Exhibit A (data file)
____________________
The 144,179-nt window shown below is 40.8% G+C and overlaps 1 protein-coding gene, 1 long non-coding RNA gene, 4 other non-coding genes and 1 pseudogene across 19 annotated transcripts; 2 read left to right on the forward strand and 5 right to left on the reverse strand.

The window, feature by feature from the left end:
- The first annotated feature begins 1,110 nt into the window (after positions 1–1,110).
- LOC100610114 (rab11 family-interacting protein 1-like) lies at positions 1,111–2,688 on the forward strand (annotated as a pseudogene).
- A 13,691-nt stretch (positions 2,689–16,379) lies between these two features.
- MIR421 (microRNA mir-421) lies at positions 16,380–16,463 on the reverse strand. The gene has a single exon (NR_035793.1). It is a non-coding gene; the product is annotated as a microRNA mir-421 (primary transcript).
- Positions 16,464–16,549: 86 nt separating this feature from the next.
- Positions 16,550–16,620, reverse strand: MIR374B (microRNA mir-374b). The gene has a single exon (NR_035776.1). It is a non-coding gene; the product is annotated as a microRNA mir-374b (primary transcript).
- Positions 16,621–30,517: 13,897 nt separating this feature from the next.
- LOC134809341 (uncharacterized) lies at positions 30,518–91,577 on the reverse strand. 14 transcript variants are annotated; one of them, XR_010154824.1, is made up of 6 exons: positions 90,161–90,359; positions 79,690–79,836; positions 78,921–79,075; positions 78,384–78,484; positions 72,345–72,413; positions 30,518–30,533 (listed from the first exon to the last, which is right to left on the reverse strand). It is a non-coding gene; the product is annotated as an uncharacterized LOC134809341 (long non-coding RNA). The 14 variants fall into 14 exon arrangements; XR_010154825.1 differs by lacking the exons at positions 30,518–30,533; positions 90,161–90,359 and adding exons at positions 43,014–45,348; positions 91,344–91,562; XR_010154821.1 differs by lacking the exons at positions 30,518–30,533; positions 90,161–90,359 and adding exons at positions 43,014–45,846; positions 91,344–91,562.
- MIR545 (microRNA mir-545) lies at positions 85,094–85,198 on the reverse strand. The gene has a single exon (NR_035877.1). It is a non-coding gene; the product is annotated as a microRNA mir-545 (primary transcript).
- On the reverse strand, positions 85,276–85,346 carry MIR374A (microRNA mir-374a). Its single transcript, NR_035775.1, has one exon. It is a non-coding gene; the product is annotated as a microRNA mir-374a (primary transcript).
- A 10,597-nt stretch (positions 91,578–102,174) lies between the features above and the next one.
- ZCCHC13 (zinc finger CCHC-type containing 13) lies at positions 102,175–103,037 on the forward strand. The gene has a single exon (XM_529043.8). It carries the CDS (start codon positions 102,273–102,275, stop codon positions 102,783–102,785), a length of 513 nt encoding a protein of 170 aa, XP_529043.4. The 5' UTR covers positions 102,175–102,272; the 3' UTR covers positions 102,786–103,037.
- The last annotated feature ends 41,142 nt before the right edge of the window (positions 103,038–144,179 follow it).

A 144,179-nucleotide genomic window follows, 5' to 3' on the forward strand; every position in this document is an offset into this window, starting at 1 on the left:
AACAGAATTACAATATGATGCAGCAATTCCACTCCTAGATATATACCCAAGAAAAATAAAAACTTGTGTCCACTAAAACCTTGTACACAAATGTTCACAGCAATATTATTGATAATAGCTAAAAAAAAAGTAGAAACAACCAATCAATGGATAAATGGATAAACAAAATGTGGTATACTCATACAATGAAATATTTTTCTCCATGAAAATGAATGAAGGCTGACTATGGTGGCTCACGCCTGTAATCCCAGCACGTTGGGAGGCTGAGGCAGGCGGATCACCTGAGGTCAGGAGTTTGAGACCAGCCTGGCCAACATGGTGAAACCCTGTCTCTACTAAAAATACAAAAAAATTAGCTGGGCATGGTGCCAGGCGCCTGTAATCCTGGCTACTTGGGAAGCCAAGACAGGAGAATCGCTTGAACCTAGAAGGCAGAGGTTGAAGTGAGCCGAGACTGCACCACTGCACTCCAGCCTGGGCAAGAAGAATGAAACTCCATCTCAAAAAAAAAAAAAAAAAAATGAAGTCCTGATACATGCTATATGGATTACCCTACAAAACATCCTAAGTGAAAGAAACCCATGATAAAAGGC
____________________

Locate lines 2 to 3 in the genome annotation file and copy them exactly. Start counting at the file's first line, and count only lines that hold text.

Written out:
The window, feature by feature from the left end:
- The first annotated feature begins 1,110 nt into the window (after positions 1–1,110).